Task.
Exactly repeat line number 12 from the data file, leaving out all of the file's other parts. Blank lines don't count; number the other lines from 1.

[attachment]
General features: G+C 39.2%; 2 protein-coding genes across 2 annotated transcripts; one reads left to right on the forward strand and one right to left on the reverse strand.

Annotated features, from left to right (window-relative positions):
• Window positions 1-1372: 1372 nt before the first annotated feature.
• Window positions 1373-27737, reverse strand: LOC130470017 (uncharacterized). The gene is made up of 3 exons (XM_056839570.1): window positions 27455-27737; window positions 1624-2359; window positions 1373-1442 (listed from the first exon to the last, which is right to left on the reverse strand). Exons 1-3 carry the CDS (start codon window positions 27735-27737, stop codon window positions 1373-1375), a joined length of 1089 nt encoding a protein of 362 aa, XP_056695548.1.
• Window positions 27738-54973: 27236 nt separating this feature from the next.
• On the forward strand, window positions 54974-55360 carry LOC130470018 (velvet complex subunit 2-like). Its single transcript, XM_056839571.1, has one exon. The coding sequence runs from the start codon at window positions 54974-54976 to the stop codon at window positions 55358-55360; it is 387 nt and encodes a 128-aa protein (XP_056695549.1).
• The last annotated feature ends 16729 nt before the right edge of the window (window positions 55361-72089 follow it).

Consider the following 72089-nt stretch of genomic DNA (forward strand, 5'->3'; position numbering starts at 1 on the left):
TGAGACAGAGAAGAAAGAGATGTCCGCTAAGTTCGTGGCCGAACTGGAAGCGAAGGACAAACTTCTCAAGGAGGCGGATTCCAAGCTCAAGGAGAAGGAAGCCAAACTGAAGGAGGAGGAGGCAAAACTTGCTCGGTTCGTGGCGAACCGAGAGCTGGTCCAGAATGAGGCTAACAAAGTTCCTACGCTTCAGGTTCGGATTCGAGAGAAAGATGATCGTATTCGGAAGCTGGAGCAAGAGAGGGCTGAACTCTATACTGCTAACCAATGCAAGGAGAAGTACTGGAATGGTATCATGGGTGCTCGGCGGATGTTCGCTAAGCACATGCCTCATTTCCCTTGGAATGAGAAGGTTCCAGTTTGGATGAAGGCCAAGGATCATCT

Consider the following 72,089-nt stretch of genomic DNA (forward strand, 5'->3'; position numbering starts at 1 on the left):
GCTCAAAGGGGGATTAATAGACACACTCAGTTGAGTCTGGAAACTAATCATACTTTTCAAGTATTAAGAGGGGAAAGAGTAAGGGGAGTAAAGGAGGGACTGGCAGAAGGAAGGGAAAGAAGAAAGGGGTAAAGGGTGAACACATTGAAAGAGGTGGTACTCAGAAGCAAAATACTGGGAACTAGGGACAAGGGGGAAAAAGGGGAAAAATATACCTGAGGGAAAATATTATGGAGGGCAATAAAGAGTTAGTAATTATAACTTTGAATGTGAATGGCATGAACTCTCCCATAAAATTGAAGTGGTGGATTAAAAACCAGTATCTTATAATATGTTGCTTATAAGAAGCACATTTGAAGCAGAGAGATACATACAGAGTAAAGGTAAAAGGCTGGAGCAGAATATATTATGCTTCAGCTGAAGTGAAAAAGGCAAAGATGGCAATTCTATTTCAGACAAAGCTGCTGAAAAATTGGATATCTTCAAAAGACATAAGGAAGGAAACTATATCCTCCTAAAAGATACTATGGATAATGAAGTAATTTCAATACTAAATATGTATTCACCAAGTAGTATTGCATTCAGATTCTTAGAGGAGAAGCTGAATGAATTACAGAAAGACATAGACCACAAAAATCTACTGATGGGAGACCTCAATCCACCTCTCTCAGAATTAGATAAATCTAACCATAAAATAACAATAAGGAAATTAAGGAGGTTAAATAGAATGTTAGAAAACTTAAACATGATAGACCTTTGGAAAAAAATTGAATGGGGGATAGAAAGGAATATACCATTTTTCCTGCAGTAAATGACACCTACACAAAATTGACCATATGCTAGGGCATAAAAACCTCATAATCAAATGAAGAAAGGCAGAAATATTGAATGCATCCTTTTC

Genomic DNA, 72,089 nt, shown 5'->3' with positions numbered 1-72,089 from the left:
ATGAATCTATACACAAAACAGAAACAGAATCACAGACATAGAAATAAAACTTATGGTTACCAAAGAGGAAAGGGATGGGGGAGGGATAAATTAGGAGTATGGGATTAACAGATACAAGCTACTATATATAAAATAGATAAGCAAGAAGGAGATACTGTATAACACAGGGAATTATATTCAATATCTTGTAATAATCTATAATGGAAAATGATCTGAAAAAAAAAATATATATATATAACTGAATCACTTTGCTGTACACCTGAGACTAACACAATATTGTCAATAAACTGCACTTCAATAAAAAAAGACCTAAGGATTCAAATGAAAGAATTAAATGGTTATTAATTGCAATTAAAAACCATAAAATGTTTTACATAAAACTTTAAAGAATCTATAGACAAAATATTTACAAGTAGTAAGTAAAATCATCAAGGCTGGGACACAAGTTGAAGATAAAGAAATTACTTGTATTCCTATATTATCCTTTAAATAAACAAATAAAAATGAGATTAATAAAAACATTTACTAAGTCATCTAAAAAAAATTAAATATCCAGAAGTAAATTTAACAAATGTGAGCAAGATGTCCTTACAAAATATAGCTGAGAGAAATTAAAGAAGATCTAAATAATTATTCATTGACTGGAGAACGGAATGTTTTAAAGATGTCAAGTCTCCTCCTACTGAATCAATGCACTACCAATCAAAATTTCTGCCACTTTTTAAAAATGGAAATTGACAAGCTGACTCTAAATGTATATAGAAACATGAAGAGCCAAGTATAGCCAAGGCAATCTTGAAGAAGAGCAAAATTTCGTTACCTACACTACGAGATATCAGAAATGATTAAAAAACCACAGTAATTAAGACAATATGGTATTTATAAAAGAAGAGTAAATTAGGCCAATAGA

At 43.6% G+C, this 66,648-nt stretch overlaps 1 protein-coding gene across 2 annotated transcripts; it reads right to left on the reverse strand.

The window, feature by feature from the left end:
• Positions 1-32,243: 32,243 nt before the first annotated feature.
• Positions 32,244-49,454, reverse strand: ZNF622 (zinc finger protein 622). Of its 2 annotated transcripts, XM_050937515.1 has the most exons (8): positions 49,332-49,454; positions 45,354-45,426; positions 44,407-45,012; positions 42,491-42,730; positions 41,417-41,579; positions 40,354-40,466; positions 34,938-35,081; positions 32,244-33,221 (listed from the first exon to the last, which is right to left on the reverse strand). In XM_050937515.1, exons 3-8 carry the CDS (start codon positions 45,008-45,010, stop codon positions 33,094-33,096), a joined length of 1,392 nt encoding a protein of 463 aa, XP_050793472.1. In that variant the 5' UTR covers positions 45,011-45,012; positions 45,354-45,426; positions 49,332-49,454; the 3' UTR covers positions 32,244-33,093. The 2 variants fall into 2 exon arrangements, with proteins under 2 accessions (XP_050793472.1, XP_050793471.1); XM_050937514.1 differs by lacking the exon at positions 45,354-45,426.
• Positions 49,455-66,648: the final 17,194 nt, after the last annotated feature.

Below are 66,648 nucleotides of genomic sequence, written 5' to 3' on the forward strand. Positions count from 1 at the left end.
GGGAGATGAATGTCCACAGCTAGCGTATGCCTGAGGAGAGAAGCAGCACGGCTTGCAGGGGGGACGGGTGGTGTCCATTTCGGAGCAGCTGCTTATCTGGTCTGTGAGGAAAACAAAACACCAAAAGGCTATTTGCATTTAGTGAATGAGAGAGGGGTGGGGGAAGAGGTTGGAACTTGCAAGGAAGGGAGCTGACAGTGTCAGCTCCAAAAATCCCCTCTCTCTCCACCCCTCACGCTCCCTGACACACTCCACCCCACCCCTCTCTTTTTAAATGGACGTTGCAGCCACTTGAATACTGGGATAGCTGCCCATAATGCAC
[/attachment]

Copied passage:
Genomic DNA, 72,089 nt, shown 5'->3' with positions numbered 1-72,089 from the left: